Blog Post

Chart of the week: GDP down by 0.2% in the euro area

August figures from Eurostat for the euro area show a decrease in GDP for the second quarter of 2012, after stagnating growth rates during the previous three months. While countries such as Austria, Germany and Slovakia have managed to catch up with pre-crisis GDP levels, Greece, Italy and Portugal still struggle with a GDP far below levels in 2007.

By: Date: August 17, 2012 Topic: European Macroeconomics & Governance

Eurostat’s estimates of GDP growth for the second quarter of 2012 provide a rather gloomy picture of the current economic situation in Europe. Seasonally adjusted GDP fell by 0.2% both in the euro area and the EU27 in the second quarter of 2012, after close to zero growth rates in the previous quarter. The best performing countries are in Northern Europe; with Austria, Germany, Finland and Sweden all showing positive annual year-on-year GDP growth rates.  The Baltic countries continue to perform well  with respect to the rest of the EU, with an annual year-on-year increase close to 4.3% in the case of Latvia, albeit the growth of their economies are slowing down compared to the end of last year. The most noticeable contraction was in Greece, where annual real GDP fell by 6.2% between the second quarter 2012 and the same period the previous year.[1]

The United States and Japan both experienced a positive annual year-on-year growth of 2.2% and 3.6% respectively. Japan also registered its fourth consecutive quarter of positive GDP growth.

How are the recent figures situated compared to GDP levels ex ante the financial crisis? 

The chart above depicts variations in real GDP between the second quarter of 2007 and the second quarter of 2012. While the euro area average is close to zero, large discrepancies exist between the 17 Member States. Greece, Italy, Ireland and Portugal all experienced output drops towards the end of 2008 or beginning of 2009, and have been on a downward slope since then.  In France, real GDP for the second quarter of 2012 is only back to the 2007 level. Slovakia and Poland, on the other hand, outperformed with a GDP increase close to 13.5% and 19.3% respectively over the five-year period.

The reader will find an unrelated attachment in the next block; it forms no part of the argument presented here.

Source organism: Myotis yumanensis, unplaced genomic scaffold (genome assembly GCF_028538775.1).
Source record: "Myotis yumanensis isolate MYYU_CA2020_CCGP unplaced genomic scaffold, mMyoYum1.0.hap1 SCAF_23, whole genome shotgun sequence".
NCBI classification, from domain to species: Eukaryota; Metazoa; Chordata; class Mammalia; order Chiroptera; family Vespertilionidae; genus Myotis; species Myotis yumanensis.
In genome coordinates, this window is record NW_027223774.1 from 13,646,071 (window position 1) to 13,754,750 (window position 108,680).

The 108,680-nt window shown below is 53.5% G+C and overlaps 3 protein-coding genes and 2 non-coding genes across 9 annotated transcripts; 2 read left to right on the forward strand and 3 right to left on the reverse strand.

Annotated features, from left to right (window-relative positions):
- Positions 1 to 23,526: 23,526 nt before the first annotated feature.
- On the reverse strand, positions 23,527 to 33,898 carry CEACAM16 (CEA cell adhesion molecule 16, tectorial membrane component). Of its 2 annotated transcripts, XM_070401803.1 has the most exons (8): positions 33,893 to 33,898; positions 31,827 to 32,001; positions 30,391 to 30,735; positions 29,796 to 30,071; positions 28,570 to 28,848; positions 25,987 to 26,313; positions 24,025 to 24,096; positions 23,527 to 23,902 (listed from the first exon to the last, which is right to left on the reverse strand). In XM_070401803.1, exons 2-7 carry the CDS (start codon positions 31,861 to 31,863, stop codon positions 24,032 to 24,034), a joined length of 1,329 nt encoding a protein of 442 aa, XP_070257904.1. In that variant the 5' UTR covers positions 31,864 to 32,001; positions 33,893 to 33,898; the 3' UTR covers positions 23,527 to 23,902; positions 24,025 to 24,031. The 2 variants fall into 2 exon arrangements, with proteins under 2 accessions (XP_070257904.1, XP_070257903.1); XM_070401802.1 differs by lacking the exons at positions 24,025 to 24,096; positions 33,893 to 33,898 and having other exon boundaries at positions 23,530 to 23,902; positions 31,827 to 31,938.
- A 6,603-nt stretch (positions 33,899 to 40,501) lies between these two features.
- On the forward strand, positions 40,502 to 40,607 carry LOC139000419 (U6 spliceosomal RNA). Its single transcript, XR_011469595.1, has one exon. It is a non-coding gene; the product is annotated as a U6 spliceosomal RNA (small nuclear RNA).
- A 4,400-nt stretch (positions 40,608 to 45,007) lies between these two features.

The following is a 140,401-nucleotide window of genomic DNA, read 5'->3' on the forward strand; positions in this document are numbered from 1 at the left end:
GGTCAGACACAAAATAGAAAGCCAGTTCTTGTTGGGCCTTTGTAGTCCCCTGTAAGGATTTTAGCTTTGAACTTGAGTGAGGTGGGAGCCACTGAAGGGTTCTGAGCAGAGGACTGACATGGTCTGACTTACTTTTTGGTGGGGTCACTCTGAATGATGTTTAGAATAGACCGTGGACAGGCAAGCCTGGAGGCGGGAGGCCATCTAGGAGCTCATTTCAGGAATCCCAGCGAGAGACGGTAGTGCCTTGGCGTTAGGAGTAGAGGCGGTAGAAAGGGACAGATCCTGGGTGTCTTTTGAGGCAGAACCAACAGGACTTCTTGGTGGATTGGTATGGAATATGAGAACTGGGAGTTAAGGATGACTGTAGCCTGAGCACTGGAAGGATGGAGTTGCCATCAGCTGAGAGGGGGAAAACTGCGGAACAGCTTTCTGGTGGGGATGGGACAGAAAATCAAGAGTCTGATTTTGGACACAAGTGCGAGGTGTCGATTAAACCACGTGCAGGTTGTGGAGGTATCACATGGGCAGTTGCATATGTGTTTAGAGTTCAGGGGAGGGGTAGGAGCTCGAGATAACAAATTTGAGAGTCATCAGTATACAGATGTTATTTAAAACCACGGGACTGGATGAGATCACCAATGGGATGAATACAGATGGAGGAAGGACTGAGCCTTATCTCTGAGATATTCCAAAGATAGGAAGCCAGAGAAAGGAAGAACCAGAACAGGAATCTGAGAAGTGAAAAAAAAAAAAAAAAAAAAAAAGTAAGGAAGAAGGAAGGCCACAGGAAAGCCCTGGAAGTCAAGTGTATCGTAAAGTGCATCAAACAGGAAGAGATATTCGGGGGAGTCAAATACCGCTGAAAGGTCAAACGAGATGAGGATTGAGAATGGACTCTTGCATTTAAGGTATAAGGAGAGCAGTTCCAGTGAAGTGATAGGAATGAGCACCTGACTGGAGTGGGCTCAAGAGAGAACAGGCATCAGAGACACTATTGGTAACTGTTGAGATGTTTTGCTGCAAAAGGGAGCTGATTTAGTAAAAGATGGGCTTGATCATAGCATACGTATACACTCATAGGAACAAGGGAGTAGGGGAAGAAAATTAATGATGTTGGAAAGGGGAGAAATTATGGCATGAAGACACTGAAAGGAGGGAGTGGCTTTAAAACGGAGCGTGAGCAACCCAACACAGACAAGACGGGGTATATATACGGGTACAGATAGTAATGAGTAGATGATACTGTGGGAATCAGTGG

While the 2012 GDP levels in the United States have come to surpass those for the same quarter in 2007, Japan still faces the challenge of catching up with pre-crisis output levels with a GDP for the second quarter of 2012 one percentage lower than the same quarter in 2007.


[1] In the case of Greece, Eurostat data for year-on year variations are calculated from non-seasonally adjusted data.


Republishing and referencing

Bruegel considers itself a public good and takes no institutional standpoint. Anyone is free to republish and/or quote this post without prior consent. Please provide a full reference, clearly stating Bruegel and the relevant author as the source, and include a prominent hyperlink to the original post.


Warning: Invalid argument supplied for foreach() in /home/bruegelo/public_html/wp-content/themes/bruegel/content.php on line 449
View comments
Read about event More on this topic

Live Event

Mar
26
12:30

Spitzenkandidaten series: Yanis Varoufakis

The first event in the The Road to Europe - Brussels Briefing Live: Spitzenkandidaten series. The series features the lead candidates for the European Elections of six parties and is jointly organised by Bruegel and the Financial Times in March and April 2019.

Speakers: Maria Demertzis, Martin Sandbu and Yanis Varoufakis Topic: European Macroeconomics & Governance Location: Bruegel, Rue de la Charité 33, 1210 Brussels
Read about event More on this topic

Upcoming Event

Apr
2
12:30

Spitzenkandidaten series: Bas Eickhout

The second event in the The Road to Europe - Brussels Briefing Live: Spitzenkandidaten series. The series features the lead candidates for the European Elections of six parties and is jointly organised by Bruegel and the Financial Times in March and April 2019.

Speakers: Bas Eickhout, Guntram B. Wolff and Rochelle Toplensky Topic: European Macroeconomics & Governance Location: Bruegel, Rue de la Charité 33, 1210 Brussels
Read about event More on this topic

Upcoming Event

Apr
3
12:30

Spitzenkandidaten series: ALDE

The third event in the The Road to Europe - Brussels Briefing Live: Spitzenkandidaten series. The series features the lead candidates for the European Elections of six parties and is jointly organised by Bruegel and the Financial Times in March and April 2019.

Speakers: Guntram B. Wolff Topic: European Macroeconomics & Governance Location: Bruegel, Rue de la Charité 33, 1210 Brussels
Read about event More on this topic

Upcoming Event

Apr
4
08:30

Spitzenkandidaten series: Jan Zahradil